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Quintessence Publishing: Journals: OHPD


Oral Health & Preventive Dentistry

Edited by Anton Sculean, Poul Erik Petersen, Avijit Banerjee

ISSN (print) 1602-1622 • ISSN (online) 1757-9996


Fall 2010
Volume 8 , Issue 3

Pages: 211 - 219
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Oral Microbiota, Dental Caries and Periodontal Status in Smokeless Tobacco Chewers in Karnataka, India: A Case-control Study

Nagarajappa, Sandesh / Prasad, Kakarla V. V.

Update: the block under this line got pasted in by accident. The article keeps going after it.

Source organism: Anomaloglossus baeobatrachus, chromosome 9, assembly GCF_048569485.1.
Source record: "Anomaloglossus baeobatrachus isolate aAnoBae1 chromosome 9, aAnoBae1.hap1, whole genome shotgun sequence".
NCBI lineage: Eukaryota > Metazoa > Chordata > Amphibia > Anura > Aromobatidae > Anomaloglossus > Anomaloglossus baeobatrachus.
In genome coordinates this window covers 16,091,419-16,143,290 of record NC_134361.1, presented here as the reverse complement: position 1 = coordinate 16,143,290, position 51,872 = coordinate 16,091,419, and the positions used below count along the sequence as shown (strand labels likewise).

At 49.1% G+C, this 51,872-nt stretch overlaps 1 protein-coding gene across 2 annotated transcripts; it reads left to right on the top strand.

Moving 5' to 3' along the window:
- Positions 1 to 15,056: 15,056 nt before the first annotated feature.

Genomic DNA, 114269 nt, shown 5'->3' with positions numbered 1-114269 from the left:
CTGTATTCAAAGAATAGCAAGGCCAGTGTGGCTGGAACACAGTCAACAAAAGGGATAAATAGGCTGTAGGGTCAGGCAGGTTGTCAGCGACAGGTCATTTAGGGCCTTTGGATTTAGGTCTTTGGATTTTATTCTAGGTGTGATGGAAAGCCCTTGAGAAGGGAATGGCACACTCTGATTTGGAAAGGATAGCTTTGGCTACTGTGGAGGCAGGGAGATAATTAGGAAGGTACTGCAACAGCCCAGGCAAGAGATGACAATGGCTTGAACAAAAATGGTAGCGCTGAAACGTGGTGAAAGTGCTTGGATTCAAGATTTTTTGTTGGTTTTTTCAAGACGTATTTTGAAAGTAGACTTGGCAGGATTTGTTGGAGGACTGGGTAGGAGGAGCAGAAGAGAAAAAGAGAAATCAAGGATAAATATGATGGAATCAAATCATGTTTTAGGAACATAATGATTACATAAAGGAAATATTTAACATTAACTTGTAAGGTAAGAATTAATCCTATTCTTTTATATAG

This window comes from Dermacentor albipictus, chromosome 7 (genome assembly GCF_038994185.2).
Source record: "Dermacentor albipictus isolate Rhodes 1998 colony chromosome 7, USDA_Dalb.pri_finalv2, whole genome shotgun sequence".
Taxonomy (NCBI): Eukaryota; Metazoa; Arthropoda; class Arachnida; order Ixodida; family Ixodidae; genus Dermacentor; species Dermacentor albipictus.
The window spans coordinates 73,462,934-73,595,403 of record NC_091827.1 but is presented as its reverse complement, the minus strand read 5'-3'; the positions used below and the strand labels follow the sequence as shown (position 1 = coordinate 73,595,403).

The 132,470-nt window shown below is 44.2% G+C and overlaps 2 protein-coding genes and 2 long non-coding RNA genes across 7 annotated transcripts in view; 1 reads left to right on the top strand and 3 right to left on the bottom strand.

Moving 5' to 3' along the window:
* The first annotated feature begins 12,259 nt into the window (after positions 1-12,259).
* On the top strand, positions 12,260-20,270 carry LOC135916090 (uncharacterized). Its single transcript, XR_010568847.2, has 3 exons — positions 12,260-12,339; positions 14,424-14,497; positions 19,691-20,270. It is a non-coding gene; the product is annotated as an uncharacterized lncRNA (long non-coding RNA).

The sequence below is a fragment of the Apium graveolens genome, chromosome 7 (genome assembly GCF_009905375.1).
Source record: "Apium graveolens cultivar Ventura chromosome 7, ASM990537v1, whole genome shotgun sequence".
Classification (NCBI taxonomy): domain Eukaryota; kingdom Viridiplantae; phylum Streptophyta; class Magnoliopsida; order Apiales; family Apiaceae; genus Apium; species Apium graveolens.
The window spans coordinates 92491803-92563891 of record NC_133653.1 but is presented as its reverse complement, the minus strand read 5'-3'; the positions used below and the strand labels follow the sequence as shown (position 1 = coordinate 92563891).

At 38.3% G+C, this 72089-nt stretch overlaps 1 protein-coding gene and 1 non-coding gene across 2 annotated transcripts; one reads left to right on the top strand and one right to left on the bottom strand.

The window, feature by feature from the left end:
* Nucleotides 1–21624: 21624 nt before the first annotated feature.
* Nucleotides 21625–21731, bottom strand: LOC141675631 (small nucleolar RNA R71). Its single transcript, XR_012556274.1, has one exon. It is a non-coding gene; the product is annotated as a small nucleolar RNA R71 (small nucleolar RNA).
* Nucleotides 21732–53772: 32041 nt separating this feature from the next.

Purpose: The aim of the present study was to compare dental caries and periodontal disease status associated with oral microflora among smokeless tobacco chewers and non-chewers. Materials and Methods: Forty-two smokeless tobacco chewers and 42 non-chewers (age 20 to 60 years) were assessed for dental caries and periodontal disease status using the Decayed Missing Filled Surface (DMFS) Index, Community Periodontal Index (CPI) and Loss of Attachment (LA) Index. Stimulated saliva and subgingival plaque samples were collected from each subject for performing a culture-based analysis of 20 types of oral microorganisms. Qualitative and semi-quantitative culture-based analysis using MacConkey agar, and aerobic and anaerobic blood agar was carried out to determine the total cultivable microflora. Mutans-Sanguis agar, Pfizer selective Enterococcus agar and Rogosa SL agar were used for the culture of microorganisms associated with dental caries. Mann–Whitney U test and Student t test were employed to compare colony-forming units (CFUs) and caries experience between smokeless tobacco chewers and nonchewers. Z proportionality test was used to compare the periodontal disease status. Results: Caries experience among chewers (26 of 42), that is those subjects who were affected by caries, was significantly less at 61.9% (mean DMFS = 3.5) compared to non-chewers (38 of 42, 90.5%) (mean DMFS = 5.5) (P < 0.05). Deep pockets measuring > 5.5 mm on a CPI probe were found among 26.2% of chewers and 19.1% of nonchewers, with no statistically significant differences (P > 0.05). Counts of Lactobacillus species were significantly lower among chewers (median CFU = 0.788 x 105) than among non-chewers (median CFU = 1.52 x 105) (P < 0.05). Prevotella and Porphyromonas species had a median CFU of 0.04 x 105 in chewers and 0.15 x 105 in non-chewers, whereas Fusobacterium species had a median CFU of 0.02 x 105 in chewers and 0.1 x 105 in non-chewers (P < 0.05). Conclusions: A higher percentage of caries among non-chewers can be explained by greater numbers of Lactobacillus species in this population. Chewers experienced a slightly higher incidence of periodontal disease than non-chewers, but the difference was not significant. These clinical observations suggest a lower ability of Gram-negative bacteria to mediate more periodontal disease in this population.

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